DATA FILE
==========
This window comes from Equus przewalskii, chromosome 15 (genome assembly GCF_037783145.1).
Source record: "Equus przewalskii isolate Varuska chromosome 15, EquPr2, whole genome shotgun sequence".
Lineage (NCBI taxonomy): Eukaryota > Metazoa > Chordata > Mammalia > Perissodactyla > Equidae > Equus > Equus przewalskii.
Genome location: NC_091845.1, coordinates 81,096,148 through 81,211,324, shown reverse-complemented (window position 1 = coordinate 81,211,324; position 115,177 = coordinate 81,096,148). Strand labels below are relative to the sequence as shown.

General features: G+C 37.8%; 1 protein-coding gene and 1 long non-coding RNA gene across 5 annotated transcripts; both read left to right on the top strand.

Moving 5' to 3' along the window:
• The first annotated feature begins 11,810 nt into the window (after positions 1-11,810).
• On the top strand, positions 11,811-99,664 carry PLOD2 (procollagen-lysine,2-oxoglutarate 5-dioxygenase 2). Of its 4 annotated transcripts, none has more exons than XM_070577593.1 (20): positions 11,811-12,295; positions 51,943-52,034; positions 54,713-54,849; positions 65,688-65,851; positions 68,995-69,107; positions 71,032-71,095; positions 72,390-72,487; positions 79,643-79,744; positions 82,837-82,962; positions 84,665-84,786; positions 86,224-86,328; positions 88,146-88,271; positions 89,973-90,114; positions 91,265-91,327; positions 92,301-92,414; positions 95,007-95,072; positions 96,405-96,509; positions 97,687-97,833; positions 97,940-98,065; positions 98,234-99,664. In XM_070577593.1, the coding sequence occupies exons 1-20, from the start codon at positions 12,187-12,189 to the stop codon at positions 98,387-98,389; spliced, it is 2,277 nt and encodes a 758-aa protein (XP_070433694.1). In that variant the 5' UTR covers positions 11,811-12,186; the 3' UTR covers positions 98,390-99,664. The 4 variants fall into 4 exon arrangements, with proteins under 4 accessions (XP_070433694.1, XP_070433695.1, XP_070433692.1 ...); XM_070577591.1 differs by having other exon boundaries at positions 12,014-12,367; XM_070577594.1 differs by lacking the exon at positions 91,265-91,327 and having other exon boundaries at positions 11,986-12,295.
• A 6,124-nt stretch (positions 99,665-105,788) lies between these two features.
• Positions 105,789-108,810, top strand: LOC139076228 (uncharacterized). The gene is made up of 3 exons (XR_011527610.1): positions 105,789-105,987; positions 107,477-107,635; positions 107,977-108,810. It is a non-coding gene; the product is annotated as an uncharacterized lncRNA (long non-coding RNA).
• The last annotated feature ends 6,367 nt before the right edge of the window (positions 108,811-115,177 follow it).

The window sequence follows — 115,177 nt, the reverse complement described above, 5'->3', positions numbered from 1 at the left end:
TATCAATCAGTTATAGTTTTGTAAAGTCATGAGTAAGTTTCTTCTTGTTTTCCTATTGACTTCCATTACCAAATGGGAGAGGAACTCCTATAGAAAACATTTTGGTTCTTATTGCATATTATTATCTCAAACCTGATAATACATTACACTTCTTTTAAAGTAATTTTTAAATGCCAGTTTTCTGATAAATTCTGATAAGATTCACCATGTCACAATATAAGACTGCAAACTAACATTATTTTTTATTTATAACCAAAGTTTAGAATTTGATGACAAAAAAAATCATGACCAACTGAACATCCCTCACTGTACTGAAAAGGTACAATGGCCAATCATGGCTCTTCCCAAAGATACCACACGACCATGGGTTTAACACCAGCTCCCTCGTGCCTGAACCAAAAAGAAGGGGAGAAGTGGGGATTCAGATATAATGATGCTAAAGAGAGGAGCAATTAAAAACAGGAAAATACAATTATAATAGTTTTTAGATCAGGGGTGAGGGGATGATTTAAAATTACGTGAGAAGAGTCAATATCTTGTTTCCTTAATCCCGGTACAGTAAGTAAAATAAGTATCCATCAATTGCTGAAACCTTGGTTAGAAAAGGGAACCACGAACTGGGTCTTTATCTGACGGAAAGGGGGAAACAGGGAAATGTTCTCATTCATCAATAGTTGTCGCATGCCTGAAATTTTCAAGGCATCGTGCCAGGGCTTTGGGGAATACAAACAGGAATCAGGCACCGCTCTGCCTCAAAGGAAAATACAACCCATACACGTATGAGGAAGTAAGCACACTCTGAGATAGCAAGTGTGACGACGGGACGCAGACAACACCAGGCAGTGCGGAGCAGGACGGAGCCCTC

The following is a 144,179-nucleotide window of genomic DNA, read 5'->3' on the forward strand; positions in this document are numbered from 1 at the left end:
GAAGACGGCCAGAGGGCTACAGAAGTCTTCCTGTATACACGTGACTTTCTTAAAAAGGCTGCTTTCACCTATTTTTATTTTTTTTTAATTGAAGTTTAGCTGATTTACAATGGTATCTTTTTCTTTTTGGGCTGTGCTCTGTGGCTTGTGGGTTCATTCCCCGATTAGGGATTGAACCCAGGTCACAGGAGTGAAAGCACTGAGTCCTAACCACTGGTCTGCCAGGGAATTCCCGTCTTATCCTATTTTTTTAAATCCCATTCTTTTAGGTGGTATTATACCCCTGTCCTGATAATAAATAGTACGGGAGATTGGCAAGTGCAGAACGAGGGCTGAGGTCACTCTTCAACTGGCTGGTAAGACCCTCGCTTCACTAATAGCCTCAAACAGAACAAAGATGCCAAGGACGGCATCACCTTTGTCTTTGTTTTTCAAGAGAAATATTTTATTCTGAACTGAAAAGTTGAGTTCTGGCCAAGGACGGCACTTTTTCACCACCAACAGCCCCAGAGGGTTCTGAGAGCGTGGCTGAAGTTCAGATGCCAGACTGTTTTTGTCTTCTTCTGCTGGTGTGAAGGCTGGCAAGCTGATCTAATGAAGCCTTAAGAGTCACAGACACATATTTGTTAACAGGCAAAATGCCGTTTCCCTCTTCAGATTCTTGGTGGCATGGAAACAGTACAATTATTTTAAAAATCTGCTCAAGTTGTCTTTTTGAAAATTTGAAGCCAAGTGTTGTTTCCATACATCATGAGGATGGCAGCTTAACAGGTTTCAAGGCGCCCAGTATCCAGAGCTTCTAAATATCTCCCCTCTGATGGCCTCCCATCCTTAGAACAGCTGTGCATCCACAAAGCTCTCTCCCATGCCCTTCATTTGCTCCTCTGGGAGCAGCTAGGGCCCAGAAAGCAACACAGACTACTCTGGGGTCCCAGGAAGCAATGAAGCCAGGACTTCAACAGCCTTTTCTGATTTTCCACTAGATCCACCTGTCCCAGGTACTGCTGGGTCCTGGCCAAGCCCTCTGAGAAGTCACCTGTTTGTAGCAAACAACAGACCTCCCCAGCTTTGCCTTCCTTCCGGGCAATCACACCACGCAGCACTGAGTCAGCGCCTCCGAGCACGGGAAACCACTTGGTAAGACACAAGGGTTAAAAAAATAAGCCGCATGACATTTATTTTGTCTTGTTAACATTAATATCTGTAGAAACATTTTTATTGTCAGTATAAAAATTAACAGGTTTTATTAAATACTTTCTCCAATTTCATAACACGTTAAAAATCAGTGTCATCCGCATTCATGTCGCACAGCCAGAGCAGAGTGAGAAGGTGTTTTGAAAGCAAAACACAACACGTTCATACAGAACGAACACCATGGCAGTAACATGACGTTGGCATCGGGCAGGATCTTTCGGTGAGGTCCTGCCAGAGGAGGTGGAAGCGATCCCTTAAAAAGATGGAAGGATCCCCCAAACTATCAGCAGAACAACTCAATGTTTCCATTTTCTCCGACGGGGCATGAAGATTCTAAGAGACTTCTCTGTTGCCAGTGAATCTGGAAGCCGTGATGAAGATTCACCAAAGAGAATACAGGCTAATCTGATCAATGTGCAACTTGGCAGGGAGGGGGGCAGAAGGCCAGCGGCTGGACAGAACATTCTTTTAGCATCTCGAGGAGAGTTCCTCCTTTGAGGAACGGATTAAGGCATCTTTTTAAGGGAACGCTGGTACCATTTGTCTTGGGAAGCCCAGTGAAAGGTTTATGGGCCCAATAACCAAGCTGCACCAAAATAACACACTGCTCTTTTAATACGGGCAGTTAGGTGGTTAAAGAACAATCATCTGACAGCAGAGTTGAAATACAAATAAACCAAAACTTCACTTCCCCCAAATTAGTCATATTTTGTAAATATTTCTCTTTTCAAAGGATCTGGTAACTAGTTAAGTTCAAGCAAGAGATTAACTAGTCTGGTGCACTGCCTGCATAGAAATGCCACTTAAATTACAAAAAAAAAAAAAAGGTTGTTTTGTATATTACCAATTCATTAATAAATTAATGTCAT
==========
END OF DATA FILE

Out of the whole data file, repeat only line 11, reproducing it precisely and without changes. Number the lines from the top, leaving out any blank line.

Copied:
• The last annotated feature ends 6,367 nt before the right edge of the window (positions 108,811-115,177 follow it).